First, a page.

It remains to be determined how the rooms adjacent to the cella vinaria were used. Excavated fragments of white and grey marble slabs with traces of mortar on the underside suggests that this stone had been used for cladding of some kind, perhaps as a dado at the base of walls, and a concentration of glass panes at the foot of a wall implies that there were paned windows in the building. Both the marble cladding and the glass windows demonstrate that these rooms were well appointed, possibly because they were used also for domestic occupation, as a large deposit of household waste, including pottery, bone implements, and animal bones as the remains of meals, in a room east of the winery suggests.
Very surprisingly, one of the dolia at Vagnari contained two human skeletons.
It remains an intriguing and challenging question whether we are dealing with victims of a crime, who were hastily dumped in this wine vat, or some other irregular, and illegal, disposal of corpses within the settlement. At any rate, the dolium was clearly no longer in use when the skeletons were deposited in it, because the human remains, soil, broken tiles, and broken pieces from the top of the dolium were mixed together in the fill of the vessel.
This new evidence for viticulture, as well as the archaeobotanical remains revealing the cultivation and processing of cereal crops, shed light on the ancient landscape. All together, these strands of evidence shape our understanding of the diversity of the economy of the estate and the role of the vicus and its inhabitants in organising and managing work and income for the emperor.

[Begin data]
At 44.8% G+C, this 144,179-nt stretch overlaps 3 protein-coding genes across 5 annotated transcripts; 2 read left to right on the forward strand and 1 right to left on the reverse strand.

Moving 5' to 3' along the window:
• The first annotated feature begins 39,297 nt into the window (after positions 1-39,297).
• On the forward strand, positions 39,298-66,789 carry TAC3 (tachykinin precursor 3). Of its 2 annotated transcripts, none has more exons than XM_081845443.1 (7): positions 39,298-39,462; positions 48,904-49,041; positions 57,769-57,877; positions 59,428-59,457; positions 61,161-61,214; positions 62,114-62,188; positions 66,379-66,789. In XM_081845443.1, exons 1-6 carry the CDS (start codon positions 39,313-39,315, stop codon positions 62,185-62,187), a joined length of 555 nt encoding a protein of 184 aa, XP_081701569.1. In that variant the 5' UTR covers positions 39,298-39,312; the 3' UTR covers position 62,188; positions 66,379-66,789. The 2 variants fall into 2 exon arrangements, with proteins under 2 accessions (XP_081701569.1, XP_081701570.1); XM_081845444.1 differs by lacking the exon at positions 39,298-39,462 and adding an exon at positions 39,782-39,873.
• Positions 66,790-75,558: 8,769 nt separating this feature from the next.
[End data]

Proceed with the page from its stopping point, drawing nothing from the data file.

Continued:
For more information, annual reports, and application forms for the 2016 season, see the project website:sheffield archaeology/ imperial winery
The excavations are directed by Maureen Carroll, Professor of Roman Archaeology at the University of Sheffield, in collaboration with the Soprintendenza per i Beni Archeologici della Puglia. The project has benefited from sponsorship by the British Academy, the Society for the Promotion of Roman Studies, and the University of Sheffield. Parallel excavations in the Roman cemetery at Vagnari are directed by Prof. Tracy Prowse, McMaster University.
For a synthesis of the initial work on the imperial estate, see:
A.M. Small (ed.) (2012), Vagnari. Il villaggio, l’artigianato, la proprietà imperiale. The village, the industries, the imperial property. Bari: Edipuglia
For reports on the recent Vagnari excavations, see:
M. Carroll (2014), Vagnari 2012: New Work in the vicus by the University of Sheffield, in A.M. Small (ed.), Beyond Vagnari. New Themes in the Study of Roman South Italy. Bari: Edipuglia, 79-88
M. Carroll and T. Prowse (2014), Exploring the vicus and the necropolis at the Roman Imperial estate at Vagnari (Comune di Gravina in Puglia, Provincia di Bari, Regione Puglia), Papers of the British School at Rome 82: 353-356
T. Prowse and M. Carroll (2015), Research at Vagnari (Comune di Gravina in Puglia, Provincia di Bari, Regione Puglia, Papers of the British School at Rome 83: 324-326
For research on death and burial and population mobility at Vagnari, see:
T. L. Prowse et al. (2010), Stable isotope and ancient DNA evidence for geographic origins at the site of Vagnari (2nd-4th centuries AD), Italy, in H. Eckhart (ed.), Roman Diasporas: Archaeological Approaches to Mobility and Diversity in the Roman Empire. Portsmouth, R.I.: Journal of Roman Archaeology, Supplement 78), 175-198